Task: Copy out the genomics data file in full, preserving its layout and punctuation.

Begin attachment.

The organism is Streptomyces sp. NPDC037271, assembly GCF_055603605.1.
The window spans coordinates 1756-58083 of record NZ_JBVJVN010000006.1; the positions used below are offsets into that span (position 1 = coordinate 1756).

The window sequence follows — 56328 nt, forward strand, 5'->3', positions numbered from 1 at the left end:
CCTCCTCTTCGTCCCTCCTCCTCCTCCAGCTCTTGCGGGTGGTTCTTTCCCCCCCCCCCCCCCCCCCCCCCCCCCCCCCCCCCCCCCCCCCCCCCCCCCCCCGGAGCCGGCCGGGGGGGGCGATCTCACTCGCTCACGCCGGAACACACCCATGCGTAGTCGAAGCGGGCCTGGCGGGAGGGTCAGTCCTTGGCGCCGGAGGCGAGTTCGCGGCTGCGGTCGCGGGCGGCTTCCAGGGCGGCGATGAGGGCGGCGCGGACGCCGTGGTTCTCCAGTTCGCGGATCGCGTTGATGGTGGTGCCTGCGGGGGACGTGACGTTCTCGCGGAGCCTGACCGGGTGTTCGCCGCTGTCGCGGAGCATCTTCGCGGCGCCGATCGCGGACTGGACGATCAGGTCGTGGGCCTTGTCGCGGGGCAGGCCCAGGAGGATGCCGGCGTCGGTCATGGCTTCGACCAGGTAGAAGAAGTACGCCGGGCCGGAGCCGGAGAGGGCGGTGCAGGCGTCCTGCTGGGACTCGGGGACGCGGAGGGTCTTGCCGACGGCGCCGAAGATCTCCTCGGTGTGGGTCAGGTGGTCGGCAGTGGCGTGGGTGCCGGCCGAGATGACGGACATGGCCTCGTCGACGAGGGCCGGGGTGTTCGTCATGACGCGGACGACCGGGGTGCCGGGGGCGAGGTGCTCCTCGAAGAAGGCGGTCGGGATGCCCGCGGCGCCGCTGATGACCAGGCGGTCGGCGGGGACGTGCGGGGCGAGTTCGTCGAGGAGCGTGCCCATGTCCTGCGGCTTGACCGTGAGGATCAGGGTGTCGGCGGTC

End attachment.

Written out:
The organism is Streptomyces sp. NPDC037271, assembly GCF_055603605.1.
The window spans coordinates 1756-58083 of record NZ_JBVJVN010000006.1; the positions used below are offsets into that span (position 1 = coordinate 1756).

The window sequence follows — 56328 nt, forward strand, 5'->3', positions numbered from 1 at the left end:
CCTCCTCTTCGTCCCTCCTCCTCCTCCAGCTCTTGCGGGTGGTTCTTTCCCCCCCCCCCCCCCCCCCCCCCCCCCCCCCCCCCCCCCCCCCCCCCCCCCCCCGGAGCCGGCCGGGGGGGGCGATCTCACTCGCTCACGCCGGAACACACCCATGCGTAGTCGAAGCGGGCCTGGCGGGAGGGTCAGTCCTTGGCGCCGGAGGCGAGTTCGCGGCTGCGGTCGCGGGCGGCTTCCAGGGCGGCGATGAGGGCGGCGCGGACGCCGTGGTTCTCCAGTTCGCGGATCGCGTTGATGGTGGTGCCTGCGGGGGACGTGACGTTCTCGCGGAGCCTGACCGGGTGTTCGCCGCTGTCGCGGAGCATCTTCGCGGCGCCGATCGCGGACTGGACGATCAGGTCGTGGGCCTTGTCGCGGGGCAGGCCCAGGAGGATGCCGGCGTCGGTCATGGCTTCGACCAGGTAGAAGAAGTACGCCGGGCCGGAGCCGGAGAGGGCGGTGCAGGCGTCCTGCTGGGACTCGGGGACGCGGAGGGTCTTGCCGACGGCGCCGAAGATCTCCTCGGTGTGGGTCAGGTGGTCGGCAGTGGCGTGGGTGCCGGCCGAGATGACGGACATGGCCTCGTCGACGAGGGCCGGGGTGTTCGTCATGACGCGGACGACCGGGGTGCCGGGGGCGAGGTGCTCCTCGAAGAAGGCGGTCGGGATGCCCGCGGCGCCGCTGATGACCAGGCGGTCGGCGGGGACGTGCGGGGCGAGTTCGTCGAGGAGCGTGCCCATGTCCTGCGGCTTGACCGTGAGGATCAGGGTGTCGGCGGTC